Carson tackles the challenge of change

Shon Carson, a USC commitment from Lake City, runs through a drill during Shrine Bowl practice.
Shon Carson, a USC commitment from Lake City, runs through a drill during Shrine Bowl practice. The State

SPARTANBURG | For the better part of a day, Shon Carson looked like anything but a Shrine Bowler.

The South Carolina commitment, a tailback from Lake City, was struggling to simply take on-air handoffs on the opening day of practices Monday. When he was able to successfully take the exchange from Palmetto State quarterbacks Justin Worley and Everett Golson, he was often out of position or unable to find the proper running lanes.

He was frequently singled out by his offensive coaches, though they understood it might take him a few days to adjust. Lake City didn’t employ a spread offense, so the principles are a bit foreign to him.

“He’ll be fine,” said Lake City coach Jim Rowell, whose team based as a flexbone, I-formation power running team for the past three seasons. “We’ve run a little bit of one-back, but I’m sure the zone blocking will take him a couple of days. I’m sure he’ll catch on.”

This week’s practices have shown Carson the learning curve he faces once he makes the transition to South Carolina, which utilizes an offense similar to what the Sandlappers will employ Saturday.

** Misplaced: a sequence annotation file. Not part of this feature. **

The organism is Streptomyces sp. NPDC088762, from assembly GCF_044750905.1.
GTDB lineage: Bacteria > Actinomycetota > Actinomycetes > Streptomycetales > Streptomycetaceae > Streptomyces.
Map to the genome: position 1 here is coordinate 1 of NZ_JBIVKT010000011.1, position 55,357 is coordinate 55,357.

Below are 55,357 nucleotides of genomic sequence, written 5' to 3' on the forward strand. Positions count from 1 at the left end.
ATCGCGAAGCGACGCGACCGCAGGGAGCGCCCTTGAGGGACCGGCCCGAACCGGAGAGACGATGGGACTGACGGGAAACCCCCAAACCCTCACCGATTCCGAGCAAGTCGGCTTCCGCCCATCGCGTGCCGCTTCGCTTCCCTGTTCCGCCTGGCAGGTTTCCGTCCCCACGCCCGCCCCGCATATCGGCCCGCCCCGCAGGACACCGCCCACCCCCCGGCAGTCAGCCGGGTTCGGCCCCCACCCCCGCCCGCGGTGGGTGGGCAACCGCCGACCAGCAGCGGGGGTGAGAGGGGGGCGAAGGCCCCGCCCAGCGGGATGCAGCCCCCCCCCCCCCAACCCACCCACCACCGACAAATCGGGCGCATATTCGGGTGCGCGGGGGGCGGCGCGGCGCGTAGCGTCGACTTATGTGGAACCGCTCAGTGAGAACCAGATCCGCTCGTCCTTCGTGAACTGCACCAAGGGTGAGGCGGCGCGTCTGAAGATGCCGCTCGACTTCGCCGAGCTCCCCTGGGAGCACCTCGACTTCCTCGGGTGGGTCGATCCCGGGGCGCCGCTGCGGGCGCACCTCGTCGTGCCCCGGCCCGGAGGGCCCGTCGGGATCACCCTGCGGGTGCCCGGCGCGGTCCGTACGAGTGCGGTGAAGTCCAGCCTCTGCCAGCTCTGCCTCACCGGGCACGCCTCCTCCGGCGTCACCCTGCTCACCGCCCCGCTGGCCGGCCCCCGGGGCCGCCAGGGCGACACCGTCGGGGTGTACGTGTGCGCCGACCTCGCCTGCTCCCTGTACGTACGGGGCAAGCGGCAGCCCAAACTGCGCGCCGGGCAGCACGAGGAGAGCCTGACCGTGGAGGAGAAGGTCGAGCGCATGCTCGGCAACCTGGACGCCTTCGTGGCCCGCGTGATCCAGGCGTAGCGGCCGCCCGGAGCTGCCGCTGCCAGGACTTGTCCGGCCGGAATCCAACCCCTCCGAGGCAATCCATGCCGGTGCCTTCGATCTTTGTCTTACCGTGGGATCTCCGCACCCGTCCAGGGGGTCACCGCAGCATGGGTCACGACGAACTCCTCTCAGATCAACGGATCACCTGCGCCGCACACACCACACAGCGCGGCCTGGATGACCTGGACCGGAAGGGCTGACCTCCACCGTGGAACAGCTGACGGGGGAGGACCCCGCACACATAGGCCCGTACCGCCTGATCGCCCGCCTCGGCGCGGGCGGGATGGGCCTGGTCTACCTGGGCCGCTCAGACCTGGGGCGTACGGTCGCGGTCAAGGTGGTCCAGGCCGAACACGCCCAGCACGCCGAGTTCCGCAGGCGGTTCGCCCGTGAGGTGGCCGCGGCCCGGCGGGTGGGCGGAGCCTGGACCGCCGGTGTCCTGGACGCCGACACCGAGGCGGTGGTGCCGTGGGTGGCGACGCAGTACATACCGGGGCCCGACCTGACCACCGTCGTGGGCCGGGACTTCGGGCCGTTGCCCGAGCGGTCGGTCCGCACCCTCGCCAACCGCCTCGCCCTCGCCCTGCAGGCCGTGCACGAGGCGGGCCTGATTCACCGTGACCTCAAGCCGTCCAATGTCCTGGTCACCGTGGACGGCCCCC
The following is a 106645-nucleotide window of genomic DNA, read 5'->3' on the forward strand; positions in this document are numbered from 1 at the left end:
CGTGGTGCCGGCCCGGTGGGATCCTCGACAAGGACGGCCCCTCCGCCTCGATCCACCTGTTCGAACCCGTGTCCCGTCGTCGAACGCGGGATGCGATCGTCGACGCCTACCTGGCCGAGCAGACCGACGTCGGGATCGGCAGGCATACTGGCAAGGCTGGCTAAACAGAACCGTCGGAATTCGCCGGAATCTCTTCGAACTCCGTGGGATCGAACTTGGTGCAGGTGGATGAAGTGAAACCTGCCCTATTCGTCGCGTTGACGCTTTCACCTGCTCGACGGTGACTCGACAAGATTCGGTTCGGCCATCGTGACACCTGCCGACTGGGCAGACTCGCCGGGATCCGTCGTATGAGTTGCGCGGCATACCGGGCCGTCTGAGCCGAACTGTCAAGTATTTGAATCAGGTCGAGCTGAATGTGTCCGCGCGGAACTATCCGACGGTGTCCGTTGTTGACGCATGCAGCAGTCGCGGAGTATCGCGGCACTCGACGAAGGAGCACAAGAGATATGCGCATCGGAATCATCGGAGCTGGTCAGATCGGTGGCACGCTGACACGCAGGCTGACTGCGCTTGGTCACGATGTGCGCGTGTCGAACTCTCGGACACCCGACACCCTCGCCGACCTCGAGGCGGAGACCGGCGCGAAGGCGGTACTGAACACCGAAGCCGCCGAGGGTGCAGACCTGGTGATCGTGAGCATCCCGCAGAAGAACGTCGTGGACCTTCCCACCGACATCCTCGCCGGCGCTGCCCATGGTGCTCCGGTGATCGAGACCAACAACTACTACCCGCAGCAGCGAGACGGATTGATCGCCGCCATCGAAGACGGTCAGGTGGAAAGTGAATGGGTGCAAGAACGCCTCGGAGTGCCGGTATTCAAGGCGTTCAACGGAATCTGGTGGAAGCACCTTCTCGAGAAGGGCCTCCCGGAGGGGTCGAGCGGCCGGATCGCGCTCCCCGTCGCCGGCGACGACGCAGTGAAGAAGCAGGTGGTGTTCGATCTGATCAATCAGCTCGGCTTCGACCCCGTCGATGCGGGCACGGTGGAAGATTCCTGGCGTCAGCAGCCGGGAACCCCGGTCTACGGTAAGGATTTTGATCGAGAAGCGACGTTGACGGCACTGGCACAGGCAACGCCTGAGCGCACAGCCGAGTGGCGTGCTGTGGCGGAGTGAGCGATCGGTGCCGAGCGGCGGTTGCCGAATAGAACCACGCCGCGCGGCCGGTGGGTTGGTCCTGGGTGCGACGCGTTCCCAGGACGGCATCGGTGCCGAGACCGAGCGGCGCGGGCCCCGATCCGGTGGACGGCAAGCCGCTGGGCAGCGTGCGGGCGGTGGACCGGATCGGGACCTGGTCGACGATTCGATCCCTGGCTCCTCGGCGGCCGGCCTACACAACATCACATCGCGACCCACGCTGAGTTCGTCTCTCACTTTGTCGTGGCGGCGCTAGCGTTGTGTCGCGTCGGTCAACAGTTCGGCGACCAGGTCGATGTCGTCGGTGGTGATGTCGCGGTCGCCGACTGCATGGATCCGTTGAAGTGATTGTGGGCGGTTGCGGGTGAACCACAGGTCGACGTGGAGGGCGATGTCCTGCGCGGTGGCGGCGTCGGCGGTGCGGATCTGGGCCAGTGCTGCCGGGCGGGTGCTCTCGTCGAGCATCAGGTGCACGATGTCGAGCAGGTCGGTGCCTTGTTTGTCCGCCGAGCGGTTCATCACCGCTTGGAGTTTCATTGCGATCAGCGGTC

Many believe the 5-foot-9, 195-pounder is a perfect fit for a zone blocking scheme. Though his running style includes an ability to make some players miss, he may fit best in a scheme like USC’s that will allow him to pick a hole and attack it as a downhill runner. Carson is a tough inside runner – he bench presses 300-plus pounds and squats more than 500 – despite his size.

“Shon is an incredible reader of blocks,” Rowell said. “He lets them set up well in front of him. I think he’ll be very successful in it. I just think for our program it wasn’t the best system for us to be in. But I think he’ll excel in that program.”

Of course, USC’s coaches may have to be patient with him as he learns the intricacies of their scheme. Patience is something that he’s learning to use this week.

“It’s different because you’ve got to slow the offense down and read assignments for the cutbacks,” said Carson, who is roommates with USC target Jadeveon Clowney this week. “And you don’t have a lead blocker. You’ve just got to take it slow.

“I need to get used to it because I’ve got to run it next year. I’m ready to take on the challenge. I think I’ll fit in, because I’m getting used to it now.”

It didn’t figure to be long before a player of his talents caught on.

Carson rushed for 4,426 yards and 66 touchdowns over the last two seasons. He is the top running back from South Carolina in the Class of 2011.

“He’s picking right up at it,” South Carolina head coach Mickey Moss said. “He’s going to be great. He did a good job [this week] with the inside and outside zone. His cuts were great. He looks good.

“I think he’s perfect for what we’re trying to do.”